E.CA Economists publish regularly in academic journals, competition and regulation journals and the more popular business press. We speak frequently at conferences, workshops and symposiums.

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Papers & reports

Using Compensating Efficiencies to Assess EU Merger Policy

Pauline AffeldtTomaso Duso, Klaus Gugler, Joanna Piechucka, Vox EU, January 2022
Papers & reports

Competitors’ Reactions to Big Tech Acquisitions: Evidence from Mobile Apps

Pauline AffeldtReinhold Kesler, DIW Discussion Paper, DP 1987, December 2021
Papers & reports

Assessing EU Merger Control through Compensating Efficiencies

Pauline AffeldtTomaso Duso, Klaus Gugler, Joanna Piechucka, CEPR Discussion Papers, DP 16705, November 2021
Papers & reports

Collusion among Autonomous Pricing Algorithms Utilizing Function Approximation Methods

Malte JeschonneckDICE, discussion paper, Heinrich-Heine-University Düsseldorf, August 2021

Papers & reports

Estimating Demand with Multi-Homing in Two-Sided Markets

Pauline AffeldtElena Argentesi, Lapo Filistrucchi, DIW Discussion Paper, DP 1965, August 2021
Papers & reports

Big Tech Acquisitions – Towards Empirical Evidence

Pauline AffeldtReinhold Kesler, Journal of European Competition Law & Practice, Volume 12, Issue 6, Pages 471-478, June 2021
Papers & reports

Marktkonzentrationstrend steigt in Dienstleistungsmärkten deutlich

Pauline AffeldtTomaso Duso, Klaus Gugler, Joanna Piechucka, DIW Wochenbericht, DIW Berlin, German Institue for Economic Research, Volume 88, Issue 20, Pages 339-347, May 2021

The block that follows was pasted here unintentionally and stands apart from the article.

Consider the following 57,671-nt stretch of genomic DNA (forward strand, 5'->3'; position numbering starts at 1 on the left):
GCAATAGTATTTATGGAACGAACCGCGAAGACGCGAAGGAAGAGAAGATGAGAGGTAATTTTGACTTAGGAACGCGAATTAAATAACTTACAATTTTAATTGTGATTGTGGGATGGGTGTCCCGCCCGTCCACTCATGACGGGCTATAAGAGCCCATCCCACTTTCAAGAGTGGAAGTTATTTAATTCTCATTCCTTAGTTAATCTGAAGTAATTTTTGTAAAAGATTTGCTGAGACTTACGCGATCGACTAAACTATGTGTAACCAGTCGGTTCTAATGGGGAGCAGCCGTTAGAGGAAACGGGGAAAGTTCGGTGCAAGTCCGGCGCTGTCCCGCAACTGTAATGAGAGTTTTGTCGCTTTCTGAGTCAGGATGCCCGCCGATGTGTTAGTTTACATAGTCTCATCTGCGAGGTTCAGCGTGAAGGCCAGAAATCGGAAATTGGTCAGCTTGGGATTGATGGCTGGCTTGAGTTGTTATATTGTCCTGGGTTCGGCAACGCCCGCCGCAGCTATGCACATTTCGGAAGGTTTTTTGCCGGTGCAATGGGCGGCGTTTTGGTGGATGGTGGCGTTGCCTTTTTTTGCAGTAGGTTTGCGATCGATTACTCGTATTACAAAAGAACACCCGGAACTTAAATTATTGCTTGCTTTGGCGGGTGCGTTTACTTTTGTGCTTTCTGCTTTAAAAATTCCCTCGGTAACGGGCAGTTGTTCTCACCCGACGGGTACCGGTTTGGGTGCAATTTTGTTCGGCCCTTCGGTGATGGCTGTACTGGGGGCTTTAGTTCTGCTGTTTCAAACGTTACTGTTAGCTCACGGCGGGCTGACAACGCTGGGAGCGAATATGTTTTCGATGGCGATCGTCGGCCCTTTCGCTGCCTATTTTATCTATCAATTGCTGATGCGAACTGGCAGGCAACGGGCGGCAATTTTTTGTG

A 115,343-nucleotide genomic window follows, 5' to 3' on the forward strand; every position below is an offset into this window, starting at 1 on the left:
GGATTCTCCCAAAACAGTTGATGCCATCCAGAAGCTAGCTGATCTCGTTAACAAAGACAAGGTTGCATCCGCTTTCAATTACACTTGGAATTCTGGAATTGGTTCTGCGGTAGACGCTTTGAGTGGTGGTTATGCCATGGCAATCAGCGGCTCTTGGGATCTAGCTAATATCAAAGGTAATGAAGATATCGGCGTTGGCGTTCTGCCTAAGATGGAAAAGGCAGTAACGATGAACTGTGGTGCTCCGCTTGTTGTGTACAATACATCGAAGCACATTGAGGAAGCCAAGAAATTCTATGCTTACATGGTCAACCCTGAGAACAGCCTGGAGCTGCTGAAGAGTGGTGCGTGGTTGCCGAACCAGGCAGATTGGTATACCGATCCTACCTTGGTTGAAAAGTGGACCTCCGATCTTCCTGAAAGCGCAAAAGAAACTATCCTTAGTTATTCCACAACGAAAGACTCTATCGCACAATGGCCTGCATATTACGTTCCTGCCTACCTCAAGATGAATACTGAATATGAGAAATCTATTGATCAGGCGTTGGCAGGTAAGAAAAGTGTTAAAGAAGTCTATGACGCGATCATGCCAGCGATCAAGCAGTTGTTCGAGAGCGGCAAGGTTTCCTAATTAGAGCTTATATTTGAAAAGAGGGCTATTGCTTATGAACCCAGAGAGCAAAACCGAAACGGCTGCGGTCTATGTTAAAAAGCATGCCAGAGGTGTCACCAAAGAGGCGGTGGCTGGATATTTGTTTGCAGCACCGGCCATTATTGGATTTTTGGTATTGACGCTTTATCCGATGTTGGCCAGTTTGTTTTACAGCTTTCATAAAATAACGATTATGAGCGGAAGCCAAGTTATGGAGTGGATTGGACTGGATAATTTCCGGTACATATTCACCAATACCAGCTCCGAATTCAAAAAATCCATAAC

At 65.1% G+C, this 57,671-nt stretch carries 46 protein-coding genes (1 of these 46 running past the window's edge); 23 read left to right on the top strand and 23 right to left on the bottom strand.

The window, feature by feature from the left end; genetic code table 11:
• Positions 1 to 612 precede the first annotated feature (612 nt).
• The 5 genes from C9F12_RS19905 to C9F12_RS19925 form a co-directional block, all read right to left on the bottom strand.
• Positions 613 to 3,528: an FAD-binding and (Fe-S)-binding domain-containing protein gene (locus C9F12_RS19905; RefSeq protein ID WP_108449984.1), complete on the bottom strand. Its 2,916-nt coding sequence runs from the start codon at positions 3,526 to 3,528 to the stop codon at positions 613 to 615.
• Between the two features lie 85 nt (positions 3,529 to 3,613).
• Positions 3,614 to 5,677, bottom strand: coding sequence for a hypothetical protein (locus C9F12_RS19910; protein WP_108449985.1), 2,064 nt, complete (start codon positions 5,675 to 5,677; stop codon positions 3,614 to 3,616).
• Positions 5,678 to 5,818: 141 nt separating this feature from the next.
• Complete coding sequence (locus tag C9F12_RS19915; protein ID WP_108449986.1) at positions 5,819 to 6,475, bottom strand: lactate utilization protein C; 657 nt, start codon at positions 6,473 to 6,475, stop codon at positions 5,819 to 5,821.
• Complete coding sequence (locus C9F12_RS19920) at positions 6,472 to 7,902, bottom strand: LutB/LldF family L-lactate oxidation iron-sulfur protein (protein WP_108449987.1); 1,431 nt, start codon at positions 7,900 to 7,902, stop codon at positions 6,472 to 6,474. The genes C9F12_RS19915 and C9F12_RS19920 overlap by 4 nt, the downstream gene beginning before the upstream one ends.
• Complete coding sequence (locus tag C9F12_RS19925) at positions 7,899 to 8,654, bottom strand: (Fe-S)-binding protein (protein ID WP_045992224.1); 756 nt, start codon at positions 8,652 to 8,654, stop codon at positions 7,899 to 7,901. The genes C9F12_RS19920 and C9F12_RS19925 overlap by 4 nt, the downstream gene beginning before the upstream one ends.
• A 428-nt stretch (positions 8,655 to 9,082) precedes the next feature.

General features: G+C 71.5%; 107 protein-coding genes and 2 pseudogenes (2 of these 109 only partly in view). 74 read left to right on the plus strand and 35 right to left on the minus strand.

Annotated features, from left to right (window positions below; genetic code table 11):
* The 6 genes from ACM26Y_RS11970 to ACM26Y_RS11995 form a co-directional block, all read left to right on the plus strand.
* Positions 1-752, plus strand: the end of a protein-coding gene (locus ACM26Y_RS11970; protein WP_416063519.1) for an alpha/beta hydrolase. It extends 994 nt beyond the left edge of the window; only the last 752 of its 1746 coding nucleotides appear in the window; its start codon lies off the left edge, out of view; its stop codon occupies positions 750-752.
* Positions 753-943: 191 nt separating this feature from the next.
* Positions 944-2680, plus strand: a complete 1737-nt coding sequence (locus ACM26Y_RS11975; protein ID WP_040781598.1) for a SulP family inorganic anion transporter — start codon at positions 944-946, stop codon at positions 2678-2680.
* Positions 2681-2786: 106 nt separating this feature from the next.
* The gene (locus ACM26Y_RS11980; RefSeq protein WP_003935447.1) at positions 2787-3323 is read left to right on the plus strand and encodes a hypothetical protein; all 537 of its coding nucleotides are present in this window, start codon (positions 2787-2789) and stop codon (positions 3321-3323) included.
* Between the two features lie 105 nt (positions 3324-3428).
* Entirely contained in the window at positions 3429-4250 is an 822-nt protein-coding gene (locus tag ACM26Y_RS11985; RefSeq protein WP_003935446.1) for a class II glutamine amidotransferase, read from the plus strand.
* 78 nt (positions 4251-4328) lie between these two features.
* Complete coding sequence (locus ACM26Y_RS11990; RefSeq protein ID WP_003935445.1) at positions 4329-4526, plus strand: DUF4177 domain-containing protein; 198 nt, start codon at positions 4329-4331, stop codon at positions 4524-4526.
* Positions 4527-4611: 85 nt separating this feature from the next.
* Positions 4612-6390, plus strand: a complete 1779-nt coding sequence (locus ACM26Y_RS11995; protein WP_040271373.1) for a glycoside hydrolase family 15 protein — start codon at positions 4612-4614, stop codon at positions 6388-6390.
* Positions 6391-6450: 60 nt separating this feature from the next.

Papers & reports

Concentration in the EU: Where It is Increasing and Why

Pauline AffeldtTomaso Duso, Klaus Gugler, Joanna Piechucka, Promarket, May 2021
Papers & reports

25 Years of European Merger Control

Pauline AffeldtTomaso Duso, Florian Szücs, International Journal of Industrial Organization, Volume 76, 102720, May 2021

How to Choose the Lesser Evil When Defining Local Markets?

Alexis WalckiersOlivier Body, Journal of European Competition & Practice (JECLAP), April 2021

Economists often weigh the pros and cons of different alternatives, none of which is ideal (or first best in economic jargon). The latest paper of our director Alexis Walckiers and his former colleague of the Belgian Competition Authority, Olivier Body, discusses one of such choices: whether to define local markets by relying on catchment areas or by applying a hypothetical monopoly test. It argues that competition authorities should recognise more explicitly that this choice should be driven by the quality of the available data.

They address the issue of geographic market definition, which could be discussed in the context of the review of the Communication on the definition of the relevant market. Specifically, based on the observation that competition authorities use two methods to define the relevant geographic market (the SSNIP test and catchment areas), they argue that the Guidelines should more explicitly recognize that the quality of the available data should guide the choice of the most appropriate method.

Link to article